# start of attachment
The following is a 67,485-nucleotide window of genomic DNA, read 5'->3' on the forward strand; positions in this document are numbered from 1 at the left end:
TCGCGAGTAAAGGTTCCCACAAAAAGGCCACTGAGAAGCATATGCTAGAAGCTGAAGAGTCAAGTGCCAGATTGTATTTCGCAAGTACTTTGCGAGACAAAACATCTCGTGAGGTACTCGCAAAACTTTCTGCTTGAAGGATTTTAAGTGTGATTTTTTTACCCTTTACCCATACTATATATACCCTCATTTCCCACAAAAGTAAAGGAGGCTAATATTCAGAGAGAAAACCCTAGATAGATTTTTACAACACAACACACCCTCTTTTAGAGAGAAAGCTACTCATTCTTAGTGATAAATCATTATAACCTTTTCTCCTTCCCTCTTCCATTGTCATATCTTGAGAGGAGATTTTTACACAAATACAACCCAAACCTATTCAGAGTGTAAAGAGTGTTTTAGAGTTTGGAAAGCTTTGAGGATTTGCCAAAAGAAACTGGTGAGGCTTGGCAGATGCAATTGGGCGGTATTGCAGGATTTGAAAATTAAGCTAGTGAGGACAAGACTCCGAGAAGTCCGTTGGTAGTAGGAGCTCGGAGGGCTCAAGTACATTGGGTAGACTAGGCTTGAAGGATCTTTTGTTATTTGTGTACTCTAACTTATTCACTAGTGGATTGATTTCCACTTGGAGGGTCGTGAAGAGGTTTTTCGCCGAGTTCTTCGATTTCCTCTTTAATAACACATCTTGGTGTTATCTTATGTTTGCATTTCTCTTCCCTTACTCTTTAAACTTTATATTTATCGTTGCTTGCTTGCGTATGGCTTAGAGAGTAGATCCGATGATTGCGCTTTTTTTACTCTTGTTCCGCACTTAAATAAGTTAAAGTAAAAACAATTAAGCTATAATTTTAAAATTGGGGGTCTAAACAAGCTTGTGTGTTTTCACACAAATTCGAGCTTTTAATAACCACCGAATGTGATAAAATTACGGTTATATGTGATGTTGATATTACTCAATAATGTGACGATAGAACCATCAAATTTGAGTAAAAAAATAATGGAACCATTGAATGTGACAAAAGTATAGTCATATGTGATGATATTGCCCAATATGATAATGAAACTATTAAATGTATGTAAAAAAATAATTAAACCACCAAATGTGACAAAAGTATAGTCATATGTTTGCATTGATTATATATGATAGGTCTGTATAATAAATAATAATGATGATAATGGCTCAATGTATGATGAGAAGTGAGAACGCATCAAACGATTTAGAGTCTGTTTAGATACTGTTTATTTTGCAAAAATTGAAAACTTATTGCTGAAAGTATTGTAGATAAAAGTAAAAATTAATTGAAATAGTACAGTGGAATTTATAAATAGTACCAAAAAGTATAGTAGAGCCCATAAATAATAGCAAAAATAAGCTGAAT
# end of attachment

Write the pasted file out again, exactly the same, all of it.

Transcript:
The following is a 67,485-nucleotide window of genomic DNA, read 5'->3' on the forward strand; positions in this document are numbered from 1 at the left end:
TCGCGAGTAAAGGTTCCCACAAAAAGGCCACTGAGAAGCATATGCTAGAAGCTGAAGAGTCAAGTGCCAGATTGTATTTCGCAAGTACTTTGCGAGACAAAACATCTCGTGAGGTACTCGCAAAACTTTCTGCTTGAAGGATTTTAAGTGTGATTTTTTTACCCTTTACCCATACTATATATACCCTCATTTCCCACAAAAGTAAAGGAGGCTAATATTCAGAGAGAAAACCCTAGATAGATTTTTACAACACAACACACCCTCTTTTAGAGAGAAAGCTACTCATTCTTAGTGATAAATCATTATAACCTTTTCTCCTTCCCTCTTCCATTGTCATATCTTGAGAGGAGATTTTTACACAAATACAACCCAAACCTATTCAGAGTGTAAAGAGTGTTTTAGAGTTTGGAAAGCTTTGAGGATTTGCCAAAAGAAACTGGTGAGGCTTGGCAGATGCAATTGGGCGGTATTGCAGGATTTGAAAATTAAGCTAGTGAGGACAAGACTCCGAGAAGTCCGTTGGTAGTAGGAGCTCGGAGGGCTCAAGTACATTGGGTAGACTAGGCTTGAAGGATCTTTTGTTATTTGTGTACTCTAACTTATTCACTAGTGGATTGATTTCCACTTGGAGGGTCGTGAAGAGGTTTTTCGCCGAGTTCTTCGATTTCCTCTTTAATAACACATCTTGGTGTTATCTTATGTTTGCATTTCTCTTCCCTTACTCTTTAAACTTTATATTTATCGTTGCTTGCTTGCGTATGGCTTAGAGAGTAGATCCGATGATTGCGCTTTTTTTACTCTTGTTCCGCACTTAAATAAGTTAAAGTAAAAACAATTAAGCTATAATTTTAAAATTGGGGGTCTAAACAAGCTTGTGTGTTTTCACACAAATTCGAGCTTTTAATAACCACCGAATGTGATAAAATTACGGTTATATGTGATGTTGATATTACTCAATAATGTGACGATAGAACCATCAAATTTGAGTAAAAAAATAATGGAACCATTGAATGTGACAAAAGTATAGTCATATGTGATGATATTGCCCAATATGATAATGAAACTATTAAATGTATGTAAAAAAATAATTAAACCACCAAATGTGACAAAAGTATAGTCATATGTTTGCATTGATTATATATGATAGGTCTGTATAATAAATAATAATGATGATAATGGCTCAATGTATGATGAGAAGTGAGAACGCATCAAACGATTTAGAGTCTGTTTAGATACTGTTTATTTTGCAAAAATTGAAAACTTATTGCTGAAAGTATTGTAGATAAAAGTAAAAATTAATTGAAATAGTACAGTGGAATTTATAAATAGTACCAAAAAGTATAGTAGAGCCCATAAATAATAGCAAAAATAAGCTGAAT